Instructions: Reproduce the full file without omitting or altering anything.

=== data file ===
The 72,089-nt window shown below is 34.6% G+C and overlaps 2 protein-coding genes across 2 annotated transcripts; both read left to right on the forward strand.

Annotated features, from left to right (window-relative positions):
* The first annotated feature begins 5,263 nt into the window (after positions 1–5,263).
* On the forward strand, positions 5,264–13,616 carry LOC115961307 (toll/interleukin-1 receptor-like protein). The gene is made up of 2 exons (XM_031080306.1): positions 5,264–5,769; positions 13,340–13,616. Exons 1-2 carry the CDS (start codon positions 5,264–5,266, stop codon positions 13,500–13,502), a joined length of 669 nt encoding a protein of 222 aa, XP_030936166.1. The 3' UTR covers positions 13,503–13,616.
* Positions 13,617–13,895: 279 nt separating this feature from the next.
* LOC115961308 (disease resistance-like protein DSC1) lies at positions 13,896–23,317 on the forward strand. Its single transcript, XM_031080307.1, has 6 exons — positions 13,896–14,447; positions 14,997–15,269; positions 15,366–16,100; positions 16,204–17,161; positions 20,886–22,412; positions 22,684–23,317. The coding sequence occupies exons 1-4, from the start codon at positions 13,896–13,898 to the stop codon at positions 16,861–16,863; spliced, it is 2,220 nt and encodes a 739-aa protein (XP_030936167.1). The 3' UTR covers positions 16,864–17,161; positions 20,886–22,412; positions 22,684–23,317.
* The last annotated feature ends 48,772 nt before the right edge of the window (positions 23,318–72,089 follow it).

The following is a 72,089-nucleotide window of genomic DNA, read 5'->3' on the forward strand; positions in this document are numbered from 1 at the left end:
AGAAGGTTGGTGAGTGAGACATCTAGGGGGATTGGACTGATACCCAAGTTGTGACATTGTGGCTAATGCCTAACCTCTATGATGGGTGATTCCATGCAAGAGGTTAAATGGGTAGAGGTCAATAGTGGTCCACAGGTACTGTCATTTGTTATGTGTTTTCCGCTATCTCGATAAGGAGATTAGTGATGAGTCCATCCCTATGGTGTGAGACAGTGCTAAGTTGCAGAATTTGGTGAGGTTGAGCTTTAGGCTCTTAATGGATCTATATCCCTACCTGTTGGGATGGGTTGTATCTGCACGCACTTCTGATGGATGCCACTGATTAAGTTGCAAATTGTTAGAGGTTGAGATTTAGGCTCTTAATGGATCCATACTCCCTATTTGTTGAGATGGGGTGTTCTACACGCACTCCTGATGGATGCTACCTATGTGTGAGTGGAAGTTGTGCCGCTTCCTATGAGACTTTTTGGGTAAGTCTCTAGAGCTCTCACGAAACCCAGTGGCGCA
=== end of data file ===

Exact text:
The 72,089-nt window shown below is 34.6% G+C and overlaps 2 protein-coding genes across 2 annotated transcripts; both read left to right on the forward strand.

Annotated features, from left to right (window-relative positions):
* The first annotated feature begins 5,263 nt into the window (after positions 1–5,263).
* On the forward strand, positions 5,264–13,616 carry LOC115961307 (toll/interleukin-1 receptor-like protein). The gene is made up of 2 exons (XM_031080306.1): positions 5,264–5,769; positions 13,340–13,616. Exons 1-2 carry the CDS (start codon positions 5,264–5,266, stop codon positions 13,500–13,502), a joined length of 669 nt encoding a protein of 222 aa, XP_030936166.1. The 3' UTR covers positions 13,503–13,616.
* Positions 13,617–13,895: 279 nt separating this feature from the next.
* LOC115961308 (disease resistance-like protein DSC1) lies at positions 13,896–23,317 on the forward strand. Its single transcript, XM_031080307.1, has 6 exons — positions 13,896–14,447; positions 14,997–15,269; positions 15,366–16,100; positions 16,204–17,161; positions 20,886–22,412; positions 22,684–23,317. The coding sequence occupies exons 1-4, from the start codon at positions 13,896–13,898 to the stop codon at positions 16,861–16,863; spliced, it is 2,220 nt and encodes a 739-aa protein (XP_030936167.1). The 3' UTR covers positions 16,864–17,161; positions 20,886–22,412; positions 22,684–23,317.
* The last annotated feature ends 48,772 nt before the right edge of the window (positions 23,318–72,089 follow it).

The following is a 72,089-nucleotide window of genomic DNA, read 5'->3' on the forward strand; positions in this document are numbered from 1 at the left end:
AGAAGGTTGGTGAGTGAGACATCTAGGGGGATTGGACTGATACCCAAGTTGTGACATTGTGGCTAATGCCTAACCTCTATGATGGGTGATTCCATGCAAGAGGTTAAATGGGTAGAGGTCAATAGTGGTCCACAGGTACTGTCATTTGTTATGTGTTTTCCGCTATCTCGATAAGGAGATTAGTGATGAGTCCATCCCTATGGTGTGAGACAGTGCTAAGTTGCAGAATTTGGTGAGGTTGAGCTTTAGGCTCTTAATGGATCTATATCCCTACCTGTTGGGATGGGTTGTATCTGCACGCACTTCTGATGGATGCCACTGATTAAGTTGCAAATTGTTAGAGGTTGAGATTTAGGCTCTTAATGGATCCATACTCCCTATTTGTTGAGATGGGGTGTTCTACACGCACTCCTGATGGATGCTACCTATGTGTGAGTGGAAGTTGTGCCGCTTCCTATGAGACTTTTTGGGTAAGTCTCTAGAGCTCTCACGAAACCCAGTGGCGCA